In some of the past blogs from Roselle & Breitigam, P.C., we’ve explored information that you need to know to ensure you stay on the right side of the law or so you can figure out a successful path for the actions you previously took when on the wrong side of the law. As a defense attorney, we find it vital that you know everything you need to, so to ensure you lead a prosperous route when you’re on the wrong side of the law. From covering probation information to what to do when you get a DUI, we strive to ensure you know the necessary information to make the right decisions, especially when you’re faced with a sticky situation. If you’ve found yourself on the wrong side of the law, then our defense attorneys can step up to represent you against the charges you’re being accused of. Our focus areas range from DUIs to student criminal charges. If you live in the Northern Colorado area and you’re being charged with a crime, then take the time to contact our law firm.
In today’s blog, we’ll be covering a brand new topic that will allow you to have some insight on the history of the law. You’ve probably wondered a time or two why there are certain laws out there and how they came to be. If you went through school, then you probably watched Schoolhouse Rock’s “I’m Just a Bill,” so you know how a bill is made into a law; but what about how that process came to be? If you paid attention in American history, you probably learned about the Constitution, the Branches of Law, and how the ideals of America were founded on John Locke’s ideas. However, if we go back hundreds of years, how did the laws we came to know become implemented into our society? Well, let’s find out!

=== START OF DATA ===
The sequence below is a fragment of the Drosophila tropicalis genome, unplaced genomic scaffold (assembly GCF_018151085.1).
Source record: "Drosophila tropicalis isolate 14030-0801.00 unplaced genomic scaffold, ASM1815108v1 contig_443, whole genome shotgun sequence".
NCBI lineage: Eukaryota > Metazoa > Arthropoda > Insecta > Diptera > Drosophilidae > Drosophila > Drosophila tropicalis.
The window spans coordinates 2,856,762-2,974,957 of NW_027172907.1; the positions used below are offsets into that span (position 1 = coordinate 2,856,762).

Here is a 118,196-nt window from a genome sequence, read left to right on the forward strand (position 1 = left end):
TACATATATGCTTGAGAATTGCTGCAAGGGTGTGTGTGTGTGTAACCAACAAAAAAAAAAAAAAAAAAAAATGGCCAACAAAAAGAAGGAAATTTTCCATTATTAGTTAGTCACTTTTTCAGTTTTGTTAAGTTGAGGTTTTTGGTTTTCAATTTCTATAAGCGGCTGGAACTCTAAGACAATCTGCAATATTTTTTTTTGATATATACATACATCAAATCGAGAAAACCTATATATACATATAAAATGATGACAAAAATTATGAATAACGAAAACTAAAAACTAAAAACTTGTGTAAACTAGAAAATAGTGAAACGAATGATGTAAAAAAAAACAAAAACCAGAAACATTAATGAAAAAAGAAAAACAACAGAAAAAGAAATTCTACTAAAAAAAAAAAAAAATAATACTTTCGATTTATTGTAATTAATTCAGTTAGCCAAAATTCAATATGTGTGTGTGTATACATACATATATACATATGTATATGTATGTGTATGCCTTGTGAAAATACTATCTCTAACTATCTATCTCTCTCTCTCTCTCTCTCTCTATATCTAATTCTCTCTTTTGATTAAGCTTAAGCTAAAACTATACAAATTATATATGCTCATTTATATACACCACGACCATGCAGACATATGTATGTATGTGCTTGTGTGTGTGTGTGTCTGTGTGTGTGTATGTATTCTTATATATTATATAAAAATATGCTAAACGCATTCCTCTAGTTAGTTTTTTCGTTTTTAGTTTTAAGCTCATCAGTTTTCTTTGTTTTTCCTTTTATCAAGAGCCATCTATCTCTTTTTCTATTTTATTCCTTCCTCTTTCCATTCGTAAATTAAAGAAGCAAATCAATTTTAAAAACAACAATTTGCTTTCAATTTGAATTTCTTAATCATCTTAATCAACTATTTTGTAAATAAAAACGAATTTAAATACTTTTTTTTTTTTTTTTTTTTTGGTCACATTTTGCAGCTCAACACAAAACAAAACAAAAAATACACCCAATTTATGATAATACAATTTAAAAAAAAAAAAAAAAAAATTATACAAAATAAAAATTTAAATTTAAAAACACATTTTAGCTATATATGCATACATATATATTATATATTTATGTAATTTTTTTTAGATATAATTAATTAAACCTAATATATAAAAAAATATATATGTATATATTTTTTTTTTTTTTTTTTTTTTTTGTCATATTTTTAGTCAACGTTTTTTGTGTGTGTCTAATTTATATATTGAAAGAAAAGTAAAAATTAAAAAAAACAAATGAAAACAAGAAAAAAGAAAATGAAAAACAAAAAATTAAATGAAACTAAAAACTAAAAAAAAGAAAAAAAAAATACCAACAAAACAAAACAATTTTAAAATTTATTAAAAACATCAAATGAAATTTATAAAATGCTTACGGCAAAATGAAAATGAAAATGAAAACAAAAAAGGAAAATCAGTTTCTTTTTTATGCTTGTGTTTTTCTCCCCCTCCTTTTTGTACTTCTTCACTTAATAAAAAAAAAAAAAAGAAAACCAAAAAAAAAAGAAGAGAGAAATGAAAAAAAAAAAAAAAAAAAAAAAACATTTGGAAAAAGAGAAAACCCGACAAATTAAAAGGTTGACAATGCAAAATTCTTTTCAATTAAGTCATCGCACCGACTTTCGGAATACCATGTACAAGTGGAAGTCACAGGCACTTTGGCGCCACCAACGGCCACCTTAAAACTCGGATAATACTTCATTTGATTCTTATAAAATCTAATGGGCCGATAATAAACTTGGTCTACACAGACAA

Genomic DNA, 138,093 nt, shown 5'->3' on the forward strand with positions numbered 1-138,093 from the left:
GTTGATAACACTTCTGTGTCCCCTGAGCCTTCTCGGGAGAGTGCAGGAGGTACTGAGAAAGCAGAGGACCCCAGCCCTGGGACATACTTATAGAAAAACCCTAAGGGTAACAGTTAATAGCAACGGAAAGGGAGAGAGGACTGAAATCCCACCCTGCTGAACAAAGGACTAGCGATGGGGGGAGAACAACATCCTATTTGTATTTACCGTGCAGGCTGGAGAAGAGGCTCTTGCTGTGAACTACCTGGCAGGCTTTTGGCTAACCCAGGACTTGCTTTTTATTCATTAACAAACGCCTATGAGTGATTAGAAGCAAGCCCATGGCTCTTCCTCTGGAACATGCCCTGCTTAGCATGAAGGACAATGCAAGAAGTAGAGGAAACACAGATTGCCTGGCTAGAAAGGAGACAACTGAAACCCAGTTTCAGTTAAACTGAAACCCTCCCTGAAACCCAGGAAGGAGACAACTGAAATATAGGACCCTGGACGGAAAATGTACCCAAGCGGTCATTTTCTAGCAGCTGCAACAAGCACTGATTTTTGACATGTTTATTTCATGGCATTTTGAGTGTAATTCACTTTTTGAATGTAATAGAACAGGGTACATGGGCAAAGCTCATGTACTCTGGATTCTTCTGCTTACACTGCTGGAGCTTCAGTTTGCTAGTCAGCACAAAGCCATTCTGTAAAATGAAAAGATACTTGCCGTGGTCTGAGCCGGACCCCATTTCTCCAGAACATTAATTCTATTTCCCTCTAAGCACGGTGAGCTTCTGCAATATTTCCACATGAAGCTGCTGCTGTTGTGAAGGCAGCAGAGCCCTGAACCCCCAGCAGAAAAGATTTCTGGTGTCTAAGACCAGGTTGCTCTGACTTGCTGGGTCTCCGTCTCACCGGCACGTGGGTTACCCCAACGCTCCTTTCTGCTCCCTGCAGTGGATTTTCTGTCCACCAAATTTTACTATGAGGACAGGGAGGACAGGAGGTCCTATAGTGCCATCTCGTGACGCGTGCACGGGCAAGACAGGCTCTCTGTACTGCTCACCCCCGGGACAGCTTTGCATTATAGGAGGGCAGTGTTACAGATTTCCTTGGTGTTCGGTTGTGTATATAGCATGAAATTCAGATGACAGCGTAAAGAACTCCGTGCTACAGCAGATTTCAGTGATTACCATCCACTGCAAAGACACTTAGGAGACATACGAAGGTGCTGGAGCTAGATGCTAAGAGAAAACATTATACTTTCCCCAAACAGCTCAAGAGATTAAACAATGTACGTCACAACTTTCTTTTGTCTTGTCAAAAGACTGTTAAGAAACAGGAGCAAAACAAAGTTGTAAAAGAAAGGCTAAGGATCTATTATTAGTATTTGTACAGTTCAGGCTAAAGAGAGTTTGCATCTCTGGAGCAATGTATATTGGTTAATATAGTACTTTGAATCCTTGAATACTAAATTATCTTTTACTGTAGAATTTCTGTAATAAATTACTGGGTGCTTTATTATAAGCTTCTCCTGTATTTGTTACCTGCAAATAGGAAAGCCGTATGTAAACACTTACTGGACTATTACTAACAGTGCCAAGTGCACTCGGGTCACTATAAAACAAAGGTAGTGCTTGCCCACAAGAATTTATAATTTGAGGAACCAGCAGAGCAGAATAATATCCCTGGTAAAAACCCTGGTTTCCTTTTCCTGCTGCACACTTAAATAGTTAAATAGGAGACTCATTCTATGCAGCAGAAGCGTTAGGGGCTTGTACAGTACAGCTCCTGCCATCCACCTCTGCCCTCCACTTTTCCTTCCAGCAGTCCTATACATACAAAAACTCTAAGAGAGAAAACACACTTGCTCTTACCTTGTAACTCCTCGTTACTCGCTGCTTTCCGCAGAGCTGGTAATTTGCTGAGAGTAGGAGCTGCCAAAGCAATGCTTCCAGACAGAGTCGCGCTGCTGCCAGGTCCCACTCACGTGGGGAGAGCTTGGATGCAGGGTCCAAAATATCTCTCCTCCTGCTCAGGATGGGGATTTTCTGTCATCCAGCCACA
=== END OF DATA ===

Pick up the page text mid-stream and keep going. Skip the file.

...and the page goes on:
The Evolution Of Law
Laws have changed from their inception to modern times due to how the natural law is viewed. Natural law is intertwined within the nature of a specific entity in which it relates to. Historically speaking, ideas of laws began to form due to legal principles because of the nature of reality, which previously occurred when it was adopted by political authorities. For instance, laws against murder were implemented to ensure those in the community had repercussions if they decided to lash out at one another. It was meant to keep society in order and decrease the chances of chaos.
Law is the form that people decided to take to set up an evolutionary systematic procedure based on the experiences of society. Law was created as a natural result of people. It was created to include the fundamental guidelines of behavior and then change to the times based on society. Additionally, it’s an instituted idea that has kept institutions safe because it’s how well people work and live together. Laws are constantly changing, refining, clarifying, and applying the rules that society has formed to live comfortably among others and resolve inevitable disputes. Essentially, it is an act of subjecting the conduct of people to the governance of the rules.